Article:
The city was founded in the ninth century, roughly at the time when Scherazade was spinning tales of the ‘thousand and one nights’ to the Caliph Harun al-Rashid in Baghdad. But it is Fez, not the Iraqi capital, which remains a colourful example of this exotic period in the development of civilisation.

Houses, some more than 400 years old, overlook narrow, meandering lanes in the old medina known as Fez el-Bali

Fez reached its apogee during Merinid rule in the 13th century when it was one of the most advanced centres of learning and urban infrastructure in the ancient world. Its university, incorporated within the Karaouine Mosque (founded in 859) was attended by Pope Sylvester II, a student of Arabic numerals.

The town had hospitals, schools, funduqs (hotels) for travellers and 93 hammams (bath-houses) while local trades and crafts were organised into 150 different unions. Each with its own patron saint.

Cutting leather for handsewn babouche, the classic soft leather slipper worn by both men and women in Morocco

Originally measured against the width of a loaded mule, the streets in its old medina known as Fez el-Bali, are too narrow for motorised traffic. Hence you can wander at will, in perfect safety, among its sprawling souqs or covered bazaars.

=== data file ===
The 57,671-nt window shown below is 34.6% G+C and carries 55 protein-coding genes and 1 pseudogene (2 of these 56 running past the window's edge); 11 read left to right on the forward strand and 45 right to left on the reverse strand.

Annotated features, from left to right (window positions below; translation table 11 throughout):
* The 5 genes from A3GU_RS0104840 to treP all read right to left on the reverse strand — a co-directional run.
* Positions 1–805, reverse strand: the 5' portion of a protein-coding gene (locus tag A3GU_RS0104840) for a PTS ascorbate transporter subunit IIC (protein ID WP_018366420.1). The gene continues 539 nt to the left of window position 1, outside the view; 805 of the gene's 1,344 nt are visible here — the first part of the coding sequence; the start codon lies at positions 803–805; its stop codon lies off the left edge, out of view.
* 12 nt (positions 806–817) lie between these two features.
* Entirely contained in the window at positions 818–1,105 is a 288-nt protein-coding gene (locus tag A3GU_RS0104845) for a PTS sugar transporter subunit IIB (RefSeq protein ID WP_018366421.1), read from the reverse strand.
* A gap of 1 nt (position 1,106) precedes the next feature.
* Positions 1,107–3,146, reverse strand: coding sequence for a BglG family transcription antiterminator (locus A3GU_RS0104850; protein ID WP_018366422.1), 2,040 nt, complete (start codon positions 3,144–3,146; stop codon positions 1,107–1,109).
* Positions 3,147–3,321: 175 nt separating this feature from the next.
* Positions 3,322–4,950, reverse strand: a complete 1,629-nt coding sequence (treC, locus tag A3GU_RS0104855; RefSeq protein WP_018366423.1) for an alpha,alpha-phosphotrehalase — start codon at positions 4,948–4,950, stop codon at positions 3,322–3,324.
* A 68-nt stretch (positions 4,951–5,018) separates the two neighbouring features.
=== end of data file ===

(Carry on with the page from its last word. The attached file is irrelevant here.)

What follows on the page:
Each trade or product still occupies the same quarter allocated to it centuries ago by the mutasib, prefect of Fez.

A boy making chechias, the traditional hat or fez. Aged sixteen, he is already a master of this ancient trade.

There are wax chandlers, knife-grinders, scribes, cabinet-makers, embroiderers, coppersmiths, leather-makers and perfume blenders. Foods are also segregated: fruits here, vegetables there, spices in the attarine or spice market.

A perfume blender, or “nose” in his tiny shop in the depths of Fez el-Bali

Friendly traders invite you to try a bit of this, or a sniff of that. To dip your finger in a tub of honey, to taste a slice of cheese, to try a lump of nougat, to suck a tangerine. Or to sit on a tiny stool and enjoy a mint tea as you bargain the price of a hand-woven carpet.

Souq Sabbighin, the dyers market is little changed in a thousand years

In 1981 Fez el-Bali was inscribed on the UNESCO World Heritage List. not only for its splendid architectural heritage and urban planning, but because the entire medina remains a living, breathing museum.

The smell of the medieval tanneries in Fez el-Bali will never leave your nose…

 

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MUSCAT RAMBLE: a cat named Aziz